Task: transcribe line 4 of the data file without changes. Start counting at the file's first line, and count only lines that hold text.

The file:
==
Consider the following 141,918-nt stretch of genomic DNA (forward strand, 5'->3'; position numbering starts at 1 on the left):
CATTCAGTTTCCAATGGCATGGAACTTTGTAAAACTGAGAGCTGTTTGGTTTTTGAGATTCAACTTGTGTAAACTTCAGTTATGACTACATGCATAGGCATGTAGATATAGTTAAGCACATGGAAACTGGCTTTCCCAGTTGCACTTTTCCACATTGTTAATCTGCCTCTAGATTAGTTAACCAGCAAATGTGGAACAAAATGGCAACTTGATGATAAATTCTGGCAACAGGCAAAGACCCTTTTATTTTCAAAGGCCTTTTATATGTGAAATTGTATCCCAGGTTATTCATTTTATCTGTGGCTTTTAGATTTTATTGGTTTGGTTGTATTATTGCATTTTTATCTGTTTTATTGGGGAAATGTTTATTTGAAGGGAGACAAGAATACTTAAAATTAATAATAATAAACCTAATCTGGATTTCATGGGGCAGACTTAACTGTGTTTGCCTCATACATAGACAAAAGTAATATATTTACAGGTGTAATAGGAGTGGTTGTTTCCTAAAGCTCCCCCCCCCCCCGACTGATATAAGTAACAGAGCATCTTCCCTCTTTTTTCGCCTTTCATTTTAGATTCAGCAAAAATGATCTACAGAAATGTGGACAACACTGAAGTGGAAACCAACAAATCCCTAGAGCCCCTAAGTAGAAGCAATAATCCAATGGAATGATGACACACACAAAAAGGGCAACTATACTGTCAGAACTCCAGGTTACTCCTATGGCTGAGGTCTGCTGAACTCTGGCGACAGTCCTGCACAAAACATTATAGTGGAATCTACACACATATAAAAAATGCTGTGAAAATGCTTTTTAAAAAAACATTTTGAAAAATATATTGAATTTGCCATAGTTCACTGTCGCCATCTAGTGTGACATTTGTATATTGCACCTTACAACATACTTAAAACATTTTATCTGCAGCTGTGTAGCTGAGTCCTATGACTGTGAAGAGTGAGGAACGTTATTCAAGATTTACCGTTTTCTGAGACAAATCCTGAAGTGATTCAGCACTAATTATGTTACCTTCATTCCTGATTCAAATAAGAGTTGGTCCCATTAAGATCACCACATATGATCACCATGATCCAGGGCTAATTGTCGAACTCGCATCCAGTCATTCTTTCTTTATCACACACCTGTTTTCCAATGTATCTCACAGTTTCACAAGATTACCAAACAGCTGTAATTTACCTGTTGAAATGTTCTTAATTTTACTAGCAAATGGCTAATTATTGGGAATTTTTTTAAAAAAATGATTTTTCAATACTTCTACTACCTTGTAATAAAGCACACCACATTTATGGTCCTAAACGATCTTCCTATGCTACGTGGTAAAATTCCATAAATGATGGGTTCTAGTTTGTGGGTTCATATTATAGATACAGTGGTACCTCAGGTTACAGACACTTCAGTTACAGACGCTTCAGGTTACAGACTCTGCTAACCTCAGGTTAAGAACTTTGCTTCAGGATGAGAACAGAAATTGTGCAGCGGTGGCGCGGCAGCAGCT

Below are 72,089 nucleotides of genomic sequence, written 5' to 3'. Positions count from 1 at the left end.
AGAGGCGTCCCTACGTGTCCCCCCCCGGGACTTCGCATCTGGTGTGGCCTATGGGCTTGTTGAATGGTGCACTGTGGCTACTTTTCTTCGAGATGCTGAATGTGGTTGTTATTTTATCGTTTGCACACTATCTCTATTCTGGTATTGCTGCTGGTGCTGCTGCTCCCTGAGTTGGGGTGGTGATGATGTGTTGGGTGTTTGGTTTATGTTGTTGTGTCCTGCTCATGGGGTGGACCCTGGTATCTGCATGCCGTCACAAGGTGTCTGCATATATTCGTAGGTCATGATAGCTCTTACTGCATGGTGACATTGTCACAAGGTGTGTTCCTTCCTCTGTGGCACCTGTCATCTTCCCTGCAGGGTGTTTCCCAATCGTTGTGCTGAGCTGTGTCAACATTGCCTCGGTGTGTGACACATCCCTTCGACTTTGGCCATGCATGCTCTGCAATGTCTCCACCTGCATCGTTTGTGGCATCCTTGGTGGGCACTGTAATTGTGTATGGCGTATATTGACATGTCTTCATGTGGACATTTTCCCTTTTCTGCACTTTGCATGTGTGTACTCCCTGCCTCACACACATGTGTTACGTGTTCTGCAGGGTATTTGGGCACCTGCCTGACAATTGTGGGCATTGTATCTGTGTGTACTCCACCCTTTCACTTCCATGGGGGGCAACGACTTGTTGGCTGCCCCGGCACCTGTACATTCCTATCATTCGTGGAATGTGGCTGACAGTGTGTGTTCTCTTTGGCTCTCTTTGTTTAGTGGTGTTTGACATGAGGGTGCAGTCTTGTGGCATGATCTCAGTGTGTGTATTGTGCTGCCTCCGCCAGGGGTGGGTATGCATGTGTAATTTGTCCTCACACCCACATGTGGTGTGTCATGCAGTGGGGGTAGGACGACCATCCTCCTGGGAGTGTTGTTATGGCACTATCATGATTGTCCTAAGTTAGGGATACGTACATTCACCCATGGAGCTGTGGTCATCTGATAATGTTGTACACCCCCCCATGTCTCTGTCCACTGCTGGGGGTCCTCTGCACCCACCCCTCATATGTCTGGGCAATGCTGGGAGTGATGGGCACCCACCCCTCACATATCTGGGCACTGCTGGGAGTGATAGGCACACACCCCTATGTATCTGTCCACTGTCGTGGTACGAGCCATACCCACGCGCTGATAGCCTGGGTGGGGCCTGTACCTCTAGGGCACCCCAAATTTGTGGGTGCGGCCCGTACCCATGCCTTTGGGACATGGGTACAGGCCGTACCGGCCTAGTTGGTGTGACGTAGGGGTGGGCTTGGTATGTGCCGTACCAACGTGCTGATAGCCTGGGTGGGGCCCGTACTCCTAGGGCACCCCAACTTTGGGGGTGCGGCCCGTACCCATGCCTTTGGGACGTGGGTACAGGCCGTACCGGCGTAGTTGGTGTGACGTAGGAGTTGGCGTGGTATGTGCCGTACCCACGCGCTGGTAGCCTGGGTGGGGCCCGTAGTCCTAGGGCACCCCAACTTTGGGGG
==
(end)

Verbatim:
AGAGGCGTCCCTACGTGTCCCCCCCCGGGACTTCGCATCTGGTGTGGCCTATGGGCTTGTTGAATGGTGCACTGTGGCTACTTTTCTTCGAGATGCTGAATGTGGTTGTTATTTTATCGTTTGCACACTATCTCTATTCTGGTATTGCTGCTGGTGCTGCTGCTCCCTGAGTTGGGGTGGTGATGATGTGTTGGGTGTTTGGTTTATGTTGTTGTGTCCTGCTCATGGGGTGGACCCTGGTATCTGCATGCCGTCACAAGGTGTCTGCATATATTCGTAGGTCATGATAGCTCTTACTGCATGGTGACATTGTCACAAGGTGTGTTCCTTCCTCTGTGGCACCTGTCATCTTCCCTGCAGGGTGTTTCCCAATCGTTGTGCTGAGCTGTGTCAACATTGCCTCGGTGTGTGACACATCCCTTCGACTTTGGCCATGCATGCTCTGCAATGTCTCCACCTGCATCGTTTGTGGCATCCTTGGTGGGCACTGTAATTGTGTATGGCGTATATTGACATGTCTTCATGTGGACATTTTCCCTTTTCTGCACTTTGCATGTGTGTACTCCCTGCCTCACACACATGTGTTACGTGTTCTGCAGGGTATTTGGGCACCTGCCTGACAATTGTGGGCATTGTATCTGTGTGTACTCCACCCTTTCACTTCCATGGGGGGCAACGACTTGTTGGCTGCCCCGGCACCTGTACATTCCTATCATTCGTGGAATGTGGCTGACAGTGTGTGTTCTCTTTGGCTCTCTTTGTTTAGTGGTGTTTGACATGAGGGTGCAGTCTTGTGGCATGATCTCAGTGTGTGTATTGTGCTGCCTCCGCCAGGGGTGGGTATGCATGTGTAATTTGTCCTCACACCCACATGTGGTGTGTCATGCAGTGGGGGTAGGACGACCATCCTCCTGGGAGTGTTGTTATGGCACTATCATGATTGTCCTAAGTTAGGGATACGTACATTCACCCATGGAGCTGTGGTCATCTGATAATGTTGTACACCCCCCCATGTCTCTGTCCACTGCTGGGGGTCCTCTGCACCCACCCCTCATATGTCTGGGCAATGCTGGGAGTGATGGGCACCCACCCCTCACATATCTGGGCACTGCTGGGAGTGATAGGCACACACCCCTATGTATCTGTCCACTGTCGTGGTACGAGCCATACCCACGCGCTGATAGCCTGGGTGGGGCCTGTACCTCTAGGGCACCCCAAATTTGTGGGTGCGGCCCGTACCCATGCCTTTGGGACATGGGTACAGGCCGTACCGGCCTAGTTGGTGTGACGTAGGGGTGGGCTTGGTATGTGCCGTACCAACGTGCTGATAGCCTGGGTGGGGCCCGTACTCCTAGGGCACCCCAACTTTGGGGGTGCGGCCCGTACCCATGCCTTTGGGACGTGGGTACAGGCCGTACCGGCGTAGTTGGTGTGACGTAGGAGTTGGCGTGGTATGTGCCGTACCCACGCGCTGGTAGCCTGGGTGGGGCCCGTAGTCCTAGGGCACCCCAACTTTGGGGG